Add identity roles

For example, since Keycloak’s admin user has the identity roles ROLE_ADMIN and ROLE_USER in its JWT access token, our “policy service” can automatically map the permissions from the respective admin and user “Role” entities as defined on our policy service. Since Keycloak’s user user only has the ROLE_USER identity role, our “policy service” will only map the roles and permissions that come from the user “Role” entity.

Policy setup for our UI gateway

Note: Before we go any further, we need to make a small tweak to note and gateway. These applications haven’t been running in Docker containers so they could reach the exposed Keycloak Docker container (named keycloak) at http://localhost:9080. Since, to a Docker container, localhost means “the same container”, our “policy service” that is running in a Docker container, isn’t able to reach keycloak at http://localhost:9080 like the other applications were. So, policyservice needs to reach Keycloak via its service name keycloak. But, our “policy service” needs to be able to reach Keycloak not only via backchannel (server to server), it must also be able to it frontchannel (in the browser). Changing the issuer of our “policy service” to reference keycloak breaks the browser redirection because, unless you add it to your machine’s hosts file, it’s unrecognized. So, we make keycloak recognizable. We also need to change application.yml for both gateway and note to use keycloak instead of localhost so we change the value for spring.security.oauth2.client.provider.keycloak.issuer-uri accordingly. If you don’t, the issuer in the JWT will be considered invalid and you’ll get “401 unauthorized”.

Now, without any code changes on our UI gateway, we should already benefit from the changes made to the note service and our configured policy service. If we were to log in as admin, we’d be able to view all notes–confidential or not. If we didn’t get assigned the identity role ROLE_USER on Keycloak, we wouldn’t be assigned the CanRead permission and would therefore get a “403 Forbiden” on the /api/notes GET call. If we do have the identity role ROLE_USER on Keycloak, we’ll get a filtered list of only non-confidential notes because we don’t have the CanReadConfidentialNotes permission.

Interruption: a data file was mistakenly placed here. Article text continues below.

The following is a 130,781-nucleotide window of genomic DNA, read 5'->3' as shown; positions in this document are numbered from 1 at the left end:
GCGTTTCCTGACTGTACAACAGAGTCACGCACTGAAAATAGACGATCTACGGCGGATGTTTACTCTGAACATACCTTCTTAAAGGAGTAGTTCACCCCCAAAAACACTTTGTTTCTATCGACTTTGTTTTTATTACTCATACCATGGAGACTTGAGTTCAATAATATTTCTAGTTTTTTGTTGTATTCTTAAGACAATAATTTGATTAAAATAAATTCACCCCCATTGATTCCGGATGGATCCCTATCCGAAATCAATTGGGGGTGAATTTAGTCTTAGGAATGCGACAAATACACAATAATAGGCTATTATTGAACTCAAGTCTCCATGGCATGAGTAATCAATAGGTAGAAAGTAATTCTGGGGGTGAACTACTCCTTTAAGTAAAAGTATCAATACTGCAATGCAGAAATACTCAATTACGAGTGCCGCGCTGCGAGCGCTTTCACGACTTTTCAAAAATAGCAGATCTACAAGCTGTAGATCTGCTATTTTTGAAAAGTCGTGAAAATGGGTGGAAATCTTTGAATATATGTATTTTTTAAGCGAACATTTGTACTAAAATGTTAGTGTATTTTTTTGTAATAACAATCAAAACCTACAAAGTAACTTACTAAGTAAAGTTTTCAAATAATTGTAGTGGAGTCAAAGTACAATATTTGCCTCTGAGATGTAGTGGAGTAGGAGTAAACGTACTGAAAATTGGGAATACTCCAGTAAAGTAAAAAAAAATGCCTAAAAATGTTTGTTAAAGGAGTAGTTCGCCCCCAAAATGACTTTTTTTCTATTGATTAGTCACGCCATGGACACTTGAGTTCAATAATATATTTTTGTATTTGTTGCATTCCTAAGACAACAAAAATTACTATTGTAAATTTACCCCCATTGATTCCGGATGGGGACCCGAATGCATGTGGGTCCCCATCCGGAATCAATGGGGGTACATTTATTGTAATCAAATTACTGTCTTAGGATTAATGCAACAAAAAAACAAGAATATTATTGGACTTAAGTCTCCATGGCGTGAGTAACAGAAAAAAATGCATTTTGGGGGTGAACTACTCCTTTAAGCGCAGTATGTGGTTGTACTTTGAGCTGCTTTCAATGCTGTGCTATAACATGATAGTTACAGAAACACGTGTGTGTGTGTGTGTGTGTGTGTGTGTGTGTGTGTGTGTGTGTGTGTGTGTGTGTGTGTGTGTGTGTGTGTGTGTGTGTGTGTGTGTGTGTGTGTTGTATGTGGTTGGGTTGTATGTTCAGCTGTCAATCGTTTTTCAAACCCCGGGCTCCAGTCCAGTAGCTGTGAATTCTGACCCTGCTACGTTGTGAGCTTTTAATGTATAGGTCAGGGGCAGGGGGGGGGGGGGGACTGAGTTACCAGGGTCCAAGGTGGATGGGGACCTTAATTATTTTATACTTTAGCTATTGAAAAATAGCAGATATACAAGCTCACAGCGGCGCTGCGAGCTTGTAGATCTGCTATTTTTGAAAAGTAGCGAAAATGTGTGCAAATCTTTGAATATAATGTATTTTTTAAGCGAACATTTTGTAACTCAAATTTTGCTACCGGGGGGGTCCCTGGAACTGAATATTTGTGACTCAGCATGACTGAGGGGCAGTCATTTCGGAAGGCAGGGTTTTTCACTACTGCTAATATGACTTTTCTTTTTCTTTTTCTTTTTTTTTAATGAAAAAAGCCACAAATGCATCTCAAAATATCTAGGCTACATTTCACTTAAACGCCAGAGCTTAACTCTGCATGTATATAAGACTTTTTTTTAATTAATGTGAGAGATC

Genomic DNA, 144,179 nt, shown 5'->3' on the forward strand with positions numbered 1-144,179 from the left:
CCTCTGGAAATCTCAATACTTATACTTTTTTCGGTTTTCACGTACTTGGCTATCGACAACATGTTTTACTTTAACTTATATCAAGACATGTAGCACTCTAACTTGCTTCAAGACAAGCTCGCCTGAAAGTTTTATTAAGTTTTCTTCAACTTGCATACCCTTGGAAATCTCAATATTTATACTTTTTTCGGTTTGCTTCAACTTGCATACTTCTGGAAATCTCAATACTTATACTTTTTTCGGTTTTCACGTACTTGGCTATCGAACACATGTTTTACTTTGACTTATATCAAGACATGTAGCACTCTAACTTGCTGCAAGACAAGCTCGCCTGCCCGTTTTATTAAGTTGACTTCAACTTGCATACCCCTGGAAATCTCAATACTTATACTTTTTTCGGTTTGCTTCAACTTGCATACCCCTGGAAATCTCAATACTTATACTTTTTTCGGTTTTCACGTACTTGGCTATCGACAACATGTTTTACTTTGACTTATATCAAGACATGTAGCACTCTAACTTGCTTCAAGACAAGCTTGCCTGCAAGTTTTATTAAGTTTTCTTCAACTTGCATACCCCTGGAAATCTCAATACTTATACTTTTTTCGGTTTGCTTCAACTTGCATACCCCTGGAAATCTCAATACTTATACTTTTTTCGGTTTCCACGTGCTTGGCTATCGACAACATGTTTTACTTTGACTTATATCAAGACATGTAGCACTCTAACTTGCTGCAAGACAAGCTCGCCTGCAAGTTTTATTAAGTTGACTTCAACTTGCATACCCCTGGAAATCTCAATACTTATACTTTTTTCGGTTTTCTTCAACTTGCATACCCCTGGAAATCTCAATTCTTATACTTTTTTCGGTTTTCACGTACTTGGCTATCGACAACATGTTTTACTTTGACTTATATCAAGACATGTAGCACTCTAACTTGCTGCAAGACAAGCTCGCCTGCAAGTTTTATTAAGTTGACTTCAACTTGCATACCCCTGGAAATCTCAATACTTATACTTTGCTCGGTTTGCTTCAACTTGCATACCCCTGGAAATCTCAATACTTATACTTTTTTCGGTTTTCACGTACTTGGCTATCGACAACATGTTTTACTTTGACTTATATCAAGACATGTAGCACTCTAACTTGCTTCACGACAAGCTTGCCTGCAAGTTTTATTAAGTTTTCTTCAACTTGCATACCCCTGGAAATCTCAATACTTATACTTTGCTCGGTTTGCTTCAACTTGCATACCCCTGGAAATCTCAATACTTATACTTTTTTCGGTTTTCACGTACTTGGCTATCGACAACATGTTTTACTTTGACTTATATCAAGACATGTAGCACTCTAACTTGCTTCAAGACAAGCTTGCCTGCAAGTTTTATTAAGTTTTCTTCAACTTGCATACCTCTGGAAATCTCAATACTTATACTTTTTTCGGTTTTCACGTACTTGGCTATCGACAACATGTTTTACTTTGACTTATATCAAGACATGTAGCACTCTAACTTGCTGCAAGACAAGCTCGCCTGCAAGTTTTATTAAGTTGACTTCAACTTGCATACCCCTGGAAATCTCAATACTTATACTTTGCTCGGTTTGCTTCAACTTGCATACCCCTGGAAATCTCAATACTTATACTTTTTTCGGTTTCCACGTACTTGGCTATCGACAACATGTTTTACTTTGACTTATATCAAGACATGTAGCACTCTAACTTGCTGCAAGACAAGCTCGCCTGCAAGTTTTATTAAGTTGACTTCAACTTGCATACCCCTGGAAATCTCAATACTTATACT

Try it out with admin and user users and you’ll see the difference. Cool eh?

But why should only the note services get policies? What about the UI gateway? We should be able to give each application has its own roles and permissions. The authorization concerns in the UI gateway might overlap with those of the note service but it probably has its own distinct ones as well. For example, say, hypothetically, that we wanted Canadian users (not based on locale or IP but via a role) to have a specific UI experience. Since Canadians (also sometimes called “Canucks”) love snow, we might want to add a snowstorm effect when they’re logged in :)

Let’s try it!

First we’ll add our ui-gateway policy.

Add ui-gateway policy

Next, we’ll add our canuck “Role” entity belonging to the ui-gateway policy.

Add canuck role

If we add a Snowing “Permission” entity associated to the canuck “Role” entity, then we’ll be able to use that to determine if we should show a snowstorm in the UI!

Add Snowing permission

Now, how will our Keycloak users get this new canuck role? We could either

  1. map that specific user to the canuck “Role” entity or
  2. map a Keycloak identity role, let’s say ROLE_ADMIN, to the canuck “Role” entity on our policy service

Chosing the second option for simplicity, let’s blindly map all ROLE_ADMIN to canuck “Role” as well as the existing admin “Role”.

Add identity role mapping to canuck

That’s it for our “policy service” configuration!

Customizing our UI gateway for more fine-grained authorization

Configure Spring Cloud Gateway to proxy “policy service” calls

How would we call the “policy service” from our React app to check those permissions we just setup? We’ll make our Spring Cloud Gateway backend proxy and relay calls along with our access token to the policy service. First, let’s add a route to our application.yml under spring.cloud.gateway.routes:

- id: policy-service
  uri: http://localhost:8080
  predicates:
    - Path=/api/policy-evaluation/**
  filters:
    - TokenRelay=
    - RemoveRequestHeader=Cookie
    - RemoveResponseHeader=Set-Cookie # or else policy-service's XSRF-TOKEN clobbers the gateway's!

Tip: You’ll probably want to use a refresh token or else your calls will “401” after 5 minutes (the default access token expiry on the Keycloak instance). If so, you’ll want to add the offline_access scope to your client registration and, until an issue with TokenRelayGatewayFilterFactory is resolved, use an alternate GatewayFilterFactory that supports refresh tokens and refer to it, TokenRelayWithTokenRefresh, in your application.yml, as your filter instead of TokenRelay.